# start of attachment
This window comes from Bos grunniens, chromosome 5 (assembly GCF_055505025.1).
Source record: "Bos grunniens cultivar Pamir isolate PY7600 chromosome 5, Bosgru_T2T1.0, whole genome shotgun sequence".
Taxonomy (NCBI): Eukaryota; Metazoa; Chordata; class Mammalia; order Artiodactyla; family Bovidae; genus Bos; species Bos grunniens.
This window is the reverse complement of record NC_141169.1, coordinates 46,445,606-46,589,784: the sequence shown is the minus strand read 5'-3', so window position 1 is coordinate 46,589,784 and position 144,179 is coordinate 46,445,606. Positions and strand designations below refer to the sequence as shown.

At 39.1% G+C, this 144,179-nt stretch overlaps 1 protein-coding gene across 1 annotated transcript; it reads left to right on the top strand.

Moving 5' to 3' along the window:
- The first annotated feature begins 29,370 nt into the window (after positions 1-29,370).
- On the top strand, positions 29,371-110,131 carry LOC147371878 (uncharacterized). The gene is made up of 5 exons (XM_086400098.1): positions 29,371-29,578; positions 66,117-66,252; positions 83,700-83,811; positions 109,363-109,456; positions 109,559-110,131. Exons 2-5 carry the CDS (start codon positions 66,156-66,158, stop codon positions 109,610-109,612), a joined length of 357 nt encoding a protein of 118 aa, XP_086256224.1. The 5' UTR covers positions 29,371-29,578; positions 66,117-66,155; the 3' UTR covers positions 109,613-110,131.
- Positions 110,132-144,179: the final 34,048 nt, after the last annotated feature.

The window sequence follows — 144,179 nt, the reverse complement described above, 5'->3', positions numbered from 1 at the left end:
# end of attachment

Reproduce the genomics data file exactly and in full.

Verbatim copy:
This window comes from Bos grunniens, chromosome 5 (assembly GCF_055505025.1).
Source record: "Bos grunniens cultivar Pamir isolate PY7600 chromosome 5, Bosgru_T2T1.0, whole genome shotgun sequence".
Taxonomy (NCBI): Eukaryota; Metazoa; Chordata; class Mammalia; order Artiodactyla; family Bovidae; genus Bos; species Bos grunniens.
This window is the reverse complement of record NC_141169.1, coordinates 46,445,606-46,589,784: the sequence shown is the minus strand read 5'-3', so window position 1 is coordinate 46,589,784 and position 144,179 is coordinate 46,445,606. Positions and strand designations below refer to the sequence as shown.

At 39.1% G+C, this 144,179-nt stretch overlaps 1 protein-coding gene across 1 annotated transcript; it reads left to right on the top strand.

Moving 5' to 3' along the window:
- The first annotated feature begins 29,370 nt into the window (after positions 1-29,370).
- On the top strand, positions 29,371-110,131 carry LOC147371878 (uncharacterized). The gene is made up of 5 exons (XM_086400098.1): positions 29,371-29,578; positions 66,117-66,252; positions 83,700-83,811; positions 109,363-109,456; positions 109,559-110,131. Exons 2-5 carry the CDS (start codon positions 66,156-66,158, stop codon positions 109,610-109,612), a joined length of 357 nt encoding a protein of 118 aa, XP_086256224.1. The 5' UTR covers positions 29,371-29,578; positions 66,117-66,155; the 3' UTR covers positions 109,613-110,131.
- Positions 110,132-144,179: the final 34,048 nt, after the last annotated feature.

The window sequence follows — 144,179 nt, the reverse complement described above, 5'->3', positions numbered from 1 at the left end: